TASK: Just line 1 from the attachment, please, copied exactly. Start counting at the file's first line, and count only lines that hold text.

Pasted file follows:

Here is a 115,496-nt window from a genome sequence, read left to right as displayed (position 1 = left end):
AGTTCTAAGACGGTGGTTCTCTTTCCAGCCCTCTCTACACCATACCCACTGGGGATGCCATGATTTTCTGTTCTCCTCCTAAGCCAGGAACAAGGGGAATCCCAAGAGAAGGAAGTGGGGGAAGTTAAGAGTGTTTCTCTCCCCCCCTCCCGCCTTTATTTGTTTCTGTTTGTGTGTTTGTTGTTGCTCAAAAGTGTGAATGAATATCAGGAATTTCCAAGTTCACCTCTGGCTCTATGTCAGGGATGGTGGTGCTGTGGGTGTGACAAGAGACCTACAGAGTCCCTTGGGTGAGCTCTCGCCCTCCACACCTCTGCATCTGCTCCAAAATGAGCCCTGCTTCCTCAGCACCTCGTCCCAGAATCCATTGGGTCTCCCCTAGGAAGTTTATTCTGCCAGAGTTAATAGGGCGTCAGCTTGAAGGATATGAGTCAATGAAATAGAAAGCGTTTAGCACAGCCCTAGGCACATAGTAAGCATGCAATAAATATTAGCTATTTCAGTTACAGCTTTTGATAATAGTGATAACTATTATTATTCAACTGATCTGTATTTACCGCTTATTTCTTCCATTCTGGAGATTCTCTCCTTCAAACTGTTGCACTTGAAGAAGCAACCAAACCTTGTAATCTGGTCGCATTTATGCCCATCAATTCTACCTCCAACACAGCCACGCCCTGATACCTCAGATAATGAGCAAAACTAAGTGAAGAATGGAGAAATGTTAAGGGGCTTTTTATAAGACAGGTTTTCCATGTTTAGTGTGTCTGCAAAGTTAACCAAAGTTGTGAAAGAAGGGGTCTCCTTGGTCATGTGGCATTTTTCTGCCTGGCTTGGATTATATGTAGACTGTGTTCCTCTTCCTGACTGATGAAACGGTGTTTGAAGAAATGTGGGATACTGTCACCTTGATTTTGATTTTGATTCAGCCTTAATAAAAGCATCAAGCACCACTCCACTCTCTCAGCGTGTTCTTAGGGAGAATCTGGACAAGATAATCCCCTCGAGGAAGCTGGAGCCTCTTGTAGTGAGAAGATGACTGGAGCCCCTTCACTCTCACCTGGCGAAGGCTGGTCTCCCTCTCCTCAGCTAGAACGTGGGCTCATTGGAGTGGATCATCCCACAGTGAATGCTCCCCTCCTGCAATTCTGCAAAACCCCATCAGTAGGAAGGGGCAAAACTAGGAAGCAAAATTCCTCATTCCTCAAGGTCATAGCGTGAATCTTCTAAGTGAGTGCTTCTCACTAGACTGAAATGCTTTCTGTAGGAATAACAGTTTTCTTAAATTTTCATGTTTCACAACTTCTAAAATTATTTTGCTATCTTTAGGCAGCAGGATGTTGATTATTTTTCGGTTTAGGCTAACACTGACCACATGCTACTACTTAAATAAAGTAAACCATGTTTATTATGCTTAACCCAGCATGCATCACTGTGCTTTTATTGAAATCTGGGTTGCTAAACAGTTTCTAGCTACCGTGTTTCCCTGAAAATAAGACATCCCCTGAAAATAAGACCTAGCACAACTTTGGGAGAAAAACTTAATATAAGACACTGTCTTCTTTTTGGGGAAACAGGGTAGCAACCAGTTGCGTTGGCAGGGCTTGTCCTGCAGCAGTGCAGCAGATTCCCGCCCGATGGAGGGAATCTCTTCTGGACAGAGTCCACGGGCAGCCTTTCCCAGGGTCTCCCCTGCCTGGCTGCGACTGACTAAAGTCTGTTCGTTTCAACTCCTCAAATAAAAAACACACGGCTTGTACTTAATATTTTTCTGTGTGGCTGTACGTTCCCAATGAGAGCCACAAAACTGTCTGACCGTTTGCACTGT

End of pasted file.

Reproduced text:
Here is a 115,496-nt window from a genome sequence, read left to right as displayed (position 1 = left end):